1,000 Words at a Time

How I turned an idea into an outline

Then I calculated how many scenes I need in which part of the story. My WIP is a YA or 12+ book, so I want it to contain about 75,000 words in total. I want my scenes to be around 1,000 words long to keep it snappy, so I need 75 scenes.

This is an interesting and useful post about how to plot a novel, and I appreciate that it succinctly cuts through the bullshit of so many mainstream writing guides that are often treated as one-size-fits-all industry standards. I tend to structure my plots a bit differently than the method suggested in this essay, but it’s still helpful to think of a huge project like writing a novel as “75 chunks of 1,000 words, give or take.” What this set of numbers means is that, if I can write a thousand words in a week, which is absolutely doable for me, then I can have the first draft of a novel finished in about a year and a half. Nice!

As an aside, I’m going to have to admit that I find the obsession with wordcounts a bit ridiculous. I understand that wordcounts help writers keep track of the progress they’re making, but it bothers me when it’s taken for granted that wordcount defines genre. What I love about literary fiction, as well as fiction published outside the United States, is that it defies the unwritten rule that something needs to be a certain number of words or pages in order to have market value. I actually really enjoy novellas and longer stories and essays that don’t fit into neat American categories! I resent the expectation that a manuscript needs to weigh in at 130,000 words in order to be taken seriously, but I can start evaluating the market once I have something to sell. Until then, I might as well enjoy myself without worrying too much.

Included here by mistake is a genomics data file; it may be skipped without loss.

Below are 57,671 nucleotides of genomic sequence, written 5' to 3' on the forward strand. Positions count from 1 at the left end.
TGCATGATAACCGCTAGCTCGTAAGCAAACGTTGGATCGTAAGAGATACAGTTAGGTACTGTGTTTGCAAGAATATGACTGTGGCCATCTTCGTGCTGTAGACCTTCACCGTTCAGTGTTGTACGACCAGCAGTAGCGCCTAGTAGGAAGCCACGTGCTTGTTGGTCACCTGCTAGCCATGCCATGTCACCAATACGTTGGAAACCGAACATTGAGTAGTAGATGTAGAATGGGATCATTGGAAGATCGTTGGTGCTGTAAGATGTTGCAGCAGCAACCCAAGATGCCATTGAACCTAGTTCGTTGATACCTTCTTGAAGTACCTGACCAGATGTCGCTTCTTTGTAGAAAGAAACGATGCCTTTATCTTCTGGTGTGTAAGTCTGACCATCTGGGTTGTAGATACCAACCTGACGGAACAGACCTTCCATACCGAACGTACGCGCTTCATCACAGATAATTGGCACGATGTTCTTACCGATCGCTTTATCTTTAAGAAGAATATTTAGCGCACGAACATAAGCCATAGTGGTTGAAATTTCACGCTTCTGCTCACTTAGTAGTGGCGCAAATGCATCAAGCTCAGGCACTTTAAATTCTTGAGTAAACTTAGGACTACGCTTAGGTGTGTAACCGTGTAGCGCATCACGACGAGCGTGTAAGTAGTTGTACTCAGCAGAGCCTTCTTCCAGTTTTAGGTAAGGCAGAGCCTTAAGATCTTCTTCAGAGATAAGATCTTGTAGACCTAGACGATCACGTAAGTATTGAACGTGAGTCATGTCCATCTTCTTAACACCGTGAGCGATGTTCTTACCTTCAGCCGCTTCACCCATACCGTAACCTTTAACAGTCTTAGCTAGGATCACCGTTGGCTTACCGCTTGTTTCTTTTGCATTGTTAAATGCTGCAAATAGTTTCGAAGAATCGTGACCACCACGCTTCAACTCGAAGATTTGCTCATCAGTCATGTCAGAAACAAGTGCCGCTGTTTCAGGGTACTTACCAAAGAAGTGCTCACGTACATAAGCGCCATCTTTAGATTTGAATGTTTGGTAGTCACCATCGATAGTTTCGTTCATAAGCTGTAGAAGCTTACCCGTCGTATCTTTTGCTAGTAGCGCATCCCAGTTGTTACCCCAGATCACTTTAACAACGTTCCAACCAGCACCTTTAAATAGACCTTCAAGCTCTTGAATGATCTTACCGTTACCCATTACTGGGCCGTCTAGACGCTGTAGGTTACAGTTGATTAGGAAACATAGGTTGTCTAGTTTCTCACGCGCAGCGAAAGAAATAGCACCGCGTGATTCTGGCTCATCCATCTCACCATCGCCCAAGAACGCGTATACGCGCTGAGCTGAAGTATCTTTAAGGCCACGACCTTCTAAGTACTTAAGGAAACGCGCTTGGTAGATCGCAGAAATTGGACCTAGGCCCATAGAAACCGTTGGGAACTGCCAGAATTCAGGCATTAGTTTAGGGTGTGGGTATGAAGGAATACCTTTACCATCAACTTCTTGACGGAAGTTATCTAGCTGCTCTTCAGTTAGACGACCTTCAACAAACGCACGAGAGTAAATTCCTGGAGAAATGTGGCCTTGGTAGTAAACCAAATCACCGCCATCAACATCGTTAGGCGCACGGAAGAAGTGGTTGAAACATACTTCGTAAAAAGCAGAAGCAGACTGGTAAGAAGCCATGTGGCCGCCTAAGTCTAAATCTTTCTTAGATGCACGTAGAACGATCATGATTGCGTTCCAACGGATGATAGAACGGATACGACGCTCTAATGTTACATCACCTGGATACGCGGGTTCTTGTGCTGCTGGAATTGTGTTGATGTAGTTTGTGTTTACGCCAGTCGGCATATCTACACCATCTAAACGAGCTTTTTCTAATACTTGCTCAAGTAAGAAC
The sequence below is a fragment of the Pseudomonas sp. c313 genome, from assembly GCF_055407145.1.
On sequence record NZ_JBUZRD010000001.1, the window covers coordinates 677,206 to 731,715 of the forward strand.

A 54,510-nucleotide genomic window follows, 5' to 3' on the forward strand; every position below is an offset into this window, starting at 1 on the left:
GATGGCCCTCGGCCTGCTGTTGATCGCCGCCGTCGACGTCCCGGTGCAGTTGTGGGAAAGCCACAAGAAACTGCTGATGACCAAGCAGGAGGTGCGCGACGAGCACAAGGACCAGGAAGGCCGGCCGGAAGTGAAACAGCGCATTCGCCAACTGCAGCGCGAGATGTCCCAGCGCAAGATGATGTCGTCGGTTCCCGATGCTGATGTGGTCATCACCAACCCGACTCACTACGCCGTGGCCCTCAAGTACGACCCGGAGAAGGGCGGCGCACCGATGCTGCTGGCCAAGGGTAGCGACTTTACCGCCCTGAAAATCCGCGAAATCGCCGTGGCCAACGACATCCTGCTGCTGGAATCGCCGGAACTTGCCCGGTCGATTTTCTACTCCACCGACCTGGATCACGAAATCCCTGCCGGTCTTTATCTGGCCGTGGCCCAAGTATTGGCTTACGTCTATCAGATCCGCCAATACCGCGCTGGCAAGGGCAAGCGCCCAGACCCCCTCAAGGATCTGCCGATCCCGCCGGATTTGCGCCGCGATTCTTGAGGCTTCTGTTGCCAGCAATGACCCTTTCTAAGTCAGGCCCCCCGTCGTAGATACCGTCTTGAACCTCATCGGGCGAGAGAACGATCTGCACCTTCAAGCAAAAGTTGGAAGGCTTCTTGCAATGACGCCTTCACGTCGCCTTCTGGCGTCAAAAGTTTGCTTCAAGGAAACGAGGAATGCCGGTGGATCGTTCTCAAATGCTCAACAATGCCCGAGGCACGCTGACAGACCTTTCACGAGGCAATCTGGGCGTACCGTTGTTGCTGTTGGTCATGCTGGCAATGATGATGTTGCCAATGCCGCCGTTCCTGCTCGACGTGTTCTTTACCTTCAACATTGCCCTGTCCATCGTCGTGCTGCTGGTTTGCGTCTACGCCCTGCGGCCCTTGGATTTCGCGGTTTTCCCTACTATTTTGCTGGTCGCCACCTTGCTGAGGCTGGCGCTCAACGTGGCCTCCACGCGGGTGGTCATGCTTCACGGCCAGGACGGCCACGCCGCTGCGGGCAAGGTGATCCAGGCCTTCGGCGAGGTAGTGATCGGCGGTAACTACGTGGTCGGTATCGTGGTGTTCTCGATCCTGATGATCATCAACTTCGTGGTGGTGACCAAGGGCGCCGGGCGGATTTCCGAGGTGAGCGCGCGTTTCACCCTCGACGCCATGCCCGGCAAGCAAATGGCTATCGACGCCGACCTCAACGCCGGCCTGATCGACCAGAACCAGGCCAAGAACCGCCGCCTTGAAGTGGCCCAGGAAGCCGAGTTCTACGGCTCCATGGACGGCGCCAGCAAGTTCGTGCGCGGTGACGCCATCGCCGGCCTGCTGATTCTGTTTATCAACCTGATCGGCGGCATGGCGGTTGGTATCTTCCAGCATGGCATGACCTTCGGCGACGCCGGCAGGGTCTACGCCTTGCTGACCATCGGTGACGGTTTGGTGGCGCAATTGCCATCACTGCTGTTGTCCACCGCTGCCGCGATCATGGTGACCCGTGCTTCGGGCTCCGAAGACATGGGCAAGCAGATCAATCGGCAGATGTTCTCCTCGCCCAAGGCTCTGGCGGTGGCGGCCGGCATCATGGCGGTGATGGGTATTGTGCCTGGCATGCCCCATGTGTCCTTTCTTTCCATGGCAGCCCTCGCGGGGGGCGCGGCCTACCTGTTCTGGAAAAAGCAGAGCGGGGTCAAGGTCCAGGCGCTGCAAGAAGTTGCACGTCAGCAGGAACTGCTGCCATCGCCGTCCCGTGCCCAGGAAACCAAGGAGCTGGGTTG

A list of some novels with an average number of chapters & word count per chapter

I tend to write (and enjoy, and translate) shorter novels and novellas, so it felt validating for me to get a bit of perspective on word counts. There tends to be a major privileging of massive word counts in certain communities devoted to writing and publishing, and this has always bothered me. Like, it’s not a test score; more words does not equal more better.

This is not a criticism of people who write longer stories, of course. I love huge novels, but diversity is good.

For me personally, I think the sweet spot for a book is around 50k-60k words, although I also enjoy French and Japanese novellas and short story collections of around 30k-40k words.

This is one of the many reasons I appreciate fanfic, by the way. Although I actively seek out the publications of small presses, these presses tend to be extremely male-dominated. Mainstream English-language publishing houses promote way more women, people of color, and other minorities than a lot of liberal-leaning critics give them credit for, but the books they put out are still depressingly homogeneous in a number of significant ways. There are a lot of online fiction magazines that do fantastic work, but they tend to be strict about word counts, with anything above 6k-8k words being immediately rejected. It’s therefore wonderful to have access to such a wealth of interesting writing that falls entirely outside the number-driven standards of what would ordinarily be published.